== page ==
The great carb switch

In the world of weight loss and counting calories, carbohydrates have long been blamed as the food group that causes weight gain. However, not only is this not true, we should actually be consuming all food groups, including carbs, in order to have a balanced diet and to function optimally.

Instead of saying ‘No’ to carbs as an attempt at getting healthier, we should focus on getting better informed on portion sizes and which types of carbohydrates are healthier than others.

If you are trying to lose weight or simply interested to improve your nutrition, here are a few tips on how to improve the quality of your daily carbohydrate intake.

Ditch simple for complex

The main difference between simple carbs – such as white rice and processed foods like bread and pasta – and complex carbs – such as whole grains, starchy vegetables and beans – is that simple carbs are broken down quicker by the body to be used as energy, resulting in a quick boost followed by a drop. Complex carbs on the other hand, are processed by your body at a slower rate, allowing a more sustained release of energy and avoiding a spike-and-crash effect on your blood sugar.

The first step to choosing complex over simple carbs starts with your shopping habits. Instead of white rice or regular sandwich bread, go for brown or wholegrain options that are less processed and better for you. You can also inject a dose of ‘good carbs’ into your diet with the inclusion of starchy vegetables like potatoes.

However, be warned not to fall prey to clever marketing tactics; for example some bread loaves might be packaged to look healthy with ingredients like sunflower seeds or other grains baked into them, but in fact they are just as processed as white bread. Pay attention to labels, and best skip the aisles or sections with the ‘naughty carbs’ and zoom in on grains, beans, and wholewheat options.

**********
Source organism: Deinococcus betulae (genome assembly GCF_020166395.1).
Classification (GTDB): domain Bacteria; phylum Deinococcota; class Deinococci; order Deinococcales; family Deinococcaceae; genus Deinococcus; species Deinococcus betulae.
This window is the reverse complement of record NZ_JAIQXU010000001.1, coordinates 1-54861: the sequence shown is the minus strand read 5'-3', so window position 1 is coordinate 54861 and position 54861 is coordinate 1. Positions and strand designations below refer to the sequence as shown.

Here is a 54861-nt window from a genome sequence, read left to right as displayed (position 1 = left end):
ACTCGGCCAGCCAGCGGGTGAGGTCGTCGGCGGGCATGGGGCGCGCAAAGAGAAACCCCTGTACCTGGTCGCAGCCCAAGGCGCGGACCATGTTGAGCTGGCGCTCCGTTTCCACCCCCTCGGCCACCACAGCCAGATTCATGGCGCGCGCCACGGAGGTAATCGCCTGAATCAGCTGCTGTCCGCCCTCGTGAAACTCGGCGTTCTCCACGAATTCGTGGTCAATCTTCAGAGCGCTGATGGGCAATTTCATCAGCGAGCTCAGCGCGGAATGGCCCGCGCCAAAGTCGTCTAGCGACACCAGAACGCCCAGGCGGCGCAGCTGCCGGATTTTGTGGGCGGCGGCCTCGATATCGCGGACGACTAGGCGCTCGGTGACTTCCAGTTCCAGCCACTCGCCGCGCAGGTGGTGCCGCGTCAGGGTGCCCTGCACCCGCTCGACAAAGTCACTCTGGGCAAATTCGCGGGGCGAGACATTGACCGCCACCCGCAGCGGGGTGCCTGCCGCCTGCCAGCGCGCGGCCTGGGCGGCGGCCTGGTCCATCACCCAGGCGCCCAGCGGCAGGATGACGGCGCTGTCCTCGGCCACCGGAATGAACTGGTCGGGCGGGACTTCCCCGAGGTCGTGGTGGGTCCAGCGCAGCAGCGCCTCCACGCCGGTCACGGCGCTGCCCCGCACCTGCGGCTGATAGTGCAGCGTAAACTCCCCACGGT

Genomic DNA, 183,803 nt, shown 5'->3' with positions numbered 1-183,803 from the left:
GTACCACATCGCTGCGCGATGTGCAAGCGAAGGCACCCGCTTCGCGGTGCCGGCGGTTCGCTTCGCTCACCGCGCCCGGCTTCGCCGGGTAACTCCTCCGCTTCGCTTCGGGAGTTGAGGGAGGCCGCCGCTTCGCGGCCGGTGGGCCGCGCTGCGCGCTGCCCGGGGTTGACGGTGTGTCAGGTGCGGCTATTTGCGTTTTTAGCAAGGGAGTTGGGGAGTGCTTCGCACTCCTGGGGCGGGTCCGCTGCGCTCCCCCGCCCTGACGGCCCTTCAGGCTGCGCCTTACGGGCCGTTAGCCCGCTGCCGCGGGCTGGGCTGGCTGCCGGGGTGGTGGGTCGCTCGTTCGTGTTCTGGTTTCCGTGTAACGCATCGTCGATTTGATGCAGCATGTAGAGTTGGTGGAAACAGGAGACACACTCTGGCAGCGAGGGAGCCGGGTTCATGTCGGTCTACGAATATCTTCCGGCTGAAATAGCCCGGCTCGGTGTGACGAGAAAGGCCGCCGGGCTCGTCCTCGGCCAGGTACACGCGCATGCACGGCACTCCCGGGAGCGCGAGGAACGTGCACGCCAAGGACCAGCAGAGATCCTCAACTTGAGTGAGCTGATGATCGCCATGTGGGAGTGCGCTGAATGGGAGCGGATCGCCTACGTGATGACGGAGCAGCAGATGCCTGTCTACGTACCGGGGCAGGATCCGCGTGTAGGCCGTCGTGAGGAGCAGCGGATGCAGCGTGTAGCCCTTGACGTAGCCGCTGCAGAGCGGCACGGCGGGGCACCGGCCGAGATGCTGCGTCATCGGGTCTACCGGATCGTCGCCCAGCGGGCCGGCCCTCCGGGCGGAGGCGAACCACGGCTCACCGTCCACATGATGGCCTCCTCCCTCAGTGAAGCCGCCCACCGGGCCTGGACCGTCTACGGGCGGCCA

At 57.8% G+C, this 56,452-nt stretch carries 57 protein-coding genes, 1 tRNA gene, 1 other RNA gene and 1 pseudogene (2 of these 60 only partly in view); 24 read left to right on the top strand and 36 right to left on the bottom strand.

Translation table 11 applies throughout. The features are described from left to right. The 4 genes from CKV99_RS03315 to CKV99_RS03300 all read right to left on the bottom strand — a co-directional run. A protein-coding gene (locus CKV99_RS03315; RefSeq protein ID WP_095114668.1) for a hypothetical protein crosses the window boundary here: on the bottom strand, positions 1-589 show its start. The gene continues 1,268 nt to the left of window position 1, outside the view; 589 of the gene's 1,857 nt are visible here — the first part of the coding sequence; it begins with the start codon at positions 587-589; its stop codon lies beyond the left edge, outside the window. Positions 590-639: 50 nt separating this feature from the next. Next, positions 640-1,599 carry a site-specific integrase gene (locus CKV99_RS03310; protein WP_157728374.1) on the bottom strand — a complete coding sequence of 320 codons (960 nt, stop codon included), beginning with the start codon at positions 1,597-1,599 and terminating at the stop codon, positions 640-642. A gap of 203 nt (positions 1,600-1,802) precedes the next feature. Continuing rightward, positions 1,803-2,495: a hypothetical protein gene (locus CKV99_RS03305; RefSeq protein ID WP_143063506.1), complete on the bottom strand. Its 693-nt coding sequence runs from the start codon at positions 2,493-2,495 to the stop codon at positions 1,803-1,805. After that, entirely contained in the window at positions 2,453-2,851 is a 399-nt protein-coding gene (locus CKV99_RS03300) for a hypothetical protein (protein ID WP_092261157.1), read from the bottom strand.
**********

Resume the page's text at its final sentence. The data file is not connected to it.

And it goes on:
Portion size matters

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We Malaysians are known to pile our plates with white rice or noodles, and make carbohydrates the centrepiece of our meals. Just like any other food group, your daily carb intake should be measured according to your personal situation such as how active your lifestyle is, whether or not you’re trying to lose weight, and most of all, your carbohydrates should be balanced out with your portion of protein and fibre.   

Remember that even if you’re eating ‘good carbohydrates’, you can have too much of a good thing! Best stick with the “everything in moderation” approach instead.

Remind yourself that sugar is a carb

When we think of carbs, we’re often thinking of the rice, noodles and pasta that we’re mentally portioning for lunch and dinner, but it’s important to remember that sugar is a carb too.

Food items like breakfast cereals are laden with sugar, and not to mention the cakes, cookies and other desserts that we treat ourselves to in a week. Oftentimes, the sugar content in our diet gets dismissed when we think of portioning our carbs, as we don’t register the sweets we’re snacking on the same way we register meal satisfaction after a main meal of rice or pasta. This also leads to unconscious replacement choices, such as eating too many sweets when trying to reduce other carbs, or vice versa.

Once again, instead of vowing to give up desserts for life (a promise that would likely fail, anyway), some better approaches to sugar include satisfying your sweet cravings with healthier options such as fruit, checking labels for sugar content on everyday foods like cereal and juice, and while you do deserve a bite of dessert every now and again, not to binge on sweets and baked goods too often.

Not all carbs are created equal

While you may rejoice at the fact that potatoes are considered a complex carb, keep in mind that some may be healthier than others, depending on the starch content according to the variety of spud. How you cook and serve your carbs also matters; French fries are technically potatoes, but the fact that they are deep fried and salted probably disqualifies them as a healthy choice.

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Sweet potatoes for example, are known to have a higher sugar content than other types of potatoes, but are also known to be high in fibre and nutrients, making them a worthwhile carb choice overall.

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